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Let $a\in G$, where $G$ is a group. Prove that $a$ commutes with each of its conjugates in $G$ if and only if $a$ belongs to an abelian normal subgroup of $G$.

This is what I did:

$"⟹"$

First, I thought of $<a>$ to be that normal subgroup containing a. But if it is true, I am not sure how to prove it. Then I thought of another subgroup, namely $C_G(a)$. I conclude from the hypothesis given that $Cl_G(a) ⊂ C_G(a)$ And I know that $|Cl_G(a)| = |G : C_G(a)|$ by G acting transitively on $Cl(a)$ by conjugation. But I don't know how to get that $ C_G(a)$ is normal in $G$.

I am thinking also of a normal subgroup of $G$ , say $K$ containing $a$, so $<a>$ $\cap$ $K$ and $ C_G(a)$ $\cap$ $K$ are subgroups of G inheriting abelianity from $<a>$ and $ C_G(a)$ respectively, and normality from $K$.

$"\Leftarrow"$

Let $a ∈ H$ s.t. $H$ is an abelian normal subgroup of G. So $ah=ha$, ∀ $h∈H$.

Since $H$ is normal in $G$, hence $g^{-1}hg ∈ H$, ∀ $g∈G$

So $g^{-1}ag ∈ H$, ∀ $g∈G$

Which means $Cl_G(a)$ $\subseteq$ $ H$

Therefore, a commutes with each of its conjugates in G.

Could someone correct me?

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marked as duplicate by Derek Holt group-theory Aug 17 '15 at 16:45

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  • $\begingroup$ Your implication "$\Leftarrow$" is correct. $\endgroup$ – Crostul Aug 17 '15 at 15:15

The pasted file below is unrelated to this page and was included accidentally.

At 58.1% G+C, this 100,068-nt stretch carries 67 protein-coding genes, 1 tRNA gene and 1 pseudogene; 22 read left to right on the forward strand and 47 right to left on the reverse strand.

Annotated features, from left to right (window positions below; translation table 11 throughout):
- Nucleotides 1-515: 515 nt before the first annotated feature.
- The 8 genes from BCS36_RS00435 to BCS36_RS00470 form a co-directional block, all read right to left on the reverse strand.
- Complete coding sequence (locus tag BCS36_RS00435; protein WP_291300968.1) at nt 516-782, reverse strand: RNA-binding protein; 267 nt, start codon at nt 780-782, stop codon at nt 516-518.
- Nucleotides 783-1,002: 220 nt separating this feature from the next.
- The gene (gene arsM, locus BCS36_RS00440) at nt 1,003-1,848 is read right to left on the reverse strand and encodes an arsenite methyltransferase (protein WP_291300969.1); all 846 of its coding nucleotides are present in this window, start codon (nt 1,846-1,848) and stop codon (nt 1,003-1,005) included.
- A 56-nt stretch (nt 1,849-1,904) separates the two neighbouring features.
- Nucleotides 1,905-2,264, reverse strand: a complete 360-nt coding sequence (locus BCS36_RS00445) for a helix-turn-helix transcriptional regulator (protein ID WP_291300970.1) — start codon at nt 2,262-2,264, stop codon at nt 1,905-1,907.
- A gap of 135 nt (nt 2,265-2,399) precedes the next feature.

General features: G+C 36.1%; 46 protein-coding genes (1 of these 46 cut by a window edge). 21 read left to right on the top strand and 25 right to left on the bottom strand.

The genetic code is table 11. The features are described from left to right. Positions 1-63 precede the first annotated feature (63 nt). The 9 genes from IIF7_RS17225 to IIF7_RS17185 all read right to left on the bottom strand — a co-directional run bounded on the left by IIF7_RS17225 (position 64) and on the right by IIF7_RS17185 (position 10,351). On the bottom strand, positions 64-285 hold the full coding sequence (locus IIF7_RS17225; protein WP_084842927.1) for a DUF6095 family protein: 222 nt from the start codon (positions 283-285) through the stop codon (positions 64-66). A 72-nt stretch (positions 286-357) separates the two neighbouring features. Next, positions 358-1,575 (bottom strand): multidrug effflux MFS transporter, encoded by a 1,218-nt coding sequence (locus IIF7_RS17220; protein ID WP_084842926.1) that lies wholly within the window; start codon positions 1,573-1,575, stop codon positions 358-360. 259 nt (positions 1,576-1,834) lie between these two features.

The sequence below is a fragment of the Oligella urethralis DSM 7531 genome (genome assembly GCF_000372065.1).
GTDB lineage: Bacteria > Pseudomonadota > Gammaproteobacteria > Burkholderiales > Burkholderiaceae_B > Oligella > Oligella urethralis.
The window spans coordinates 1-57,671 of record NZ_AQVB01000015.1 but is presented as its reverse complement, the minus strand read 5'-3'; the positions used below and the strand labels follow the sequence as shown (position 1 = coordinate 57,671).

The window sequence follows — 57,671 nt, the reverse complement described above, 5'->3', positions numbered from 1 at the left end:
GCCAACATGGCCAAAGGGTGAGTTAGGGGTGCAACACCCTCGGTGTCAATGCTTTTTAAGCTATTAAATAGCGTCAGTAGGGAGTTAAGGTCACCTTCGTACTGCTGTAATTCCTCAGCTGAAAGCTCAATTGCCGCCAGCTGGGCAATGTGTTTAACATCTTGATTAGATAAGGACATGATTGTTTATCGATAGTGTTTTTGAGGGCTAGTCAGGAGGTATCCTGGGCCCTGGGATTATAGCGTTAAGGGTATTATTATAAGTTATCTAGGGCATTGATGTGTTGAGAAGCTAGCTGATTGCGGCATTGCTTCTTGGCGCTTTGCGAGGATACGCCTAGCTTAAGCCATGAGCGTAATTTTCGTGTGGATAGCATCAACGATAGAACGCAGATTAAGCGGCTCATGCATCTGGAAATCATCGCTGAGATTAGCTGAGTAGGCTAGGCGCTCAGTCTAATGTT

• $\begingroup$ @Crostul thanks. $\endgroup$ – Fabian Aug 17 '15 at 15:32
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For the implication "$\Rightarrow $", you're on the right track. Consider the subgroup $H$ generated by all conjugates of powers of $a$. It's easy to see that this is a normal subgroup, since the generating set is closed under conjugation.

To see that the subgroup is abelian, it suffices to prove that generators commute (since the generating set is closed under taking inverses). So consider two generators $ha^mh^{-1}$ and $g a^n g^{-1}$ of $H$, where $h,g \in G$.

$$ (g a^n g^{-1})*( h a^m h^{-1}) = g a^n *(g^{-1} h a^m h^{-1}g)*g^{-1} = g * (g^{-1} h a^m h^{-1}g) *a^n g^{-1},$$ where the last equality comes from the commutativity assumption. Reassociating and canceling, we get:

$$ (g a^n g^{-1})*( h a^m h^{-1}) = ( h a^m h^{-1}) *(g a^n g^{-1}).$$

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  • $\begingroup$ Great! Thank you so much MPO. $\endgroup$ – Fabian Aug 17 '15 at 15:41

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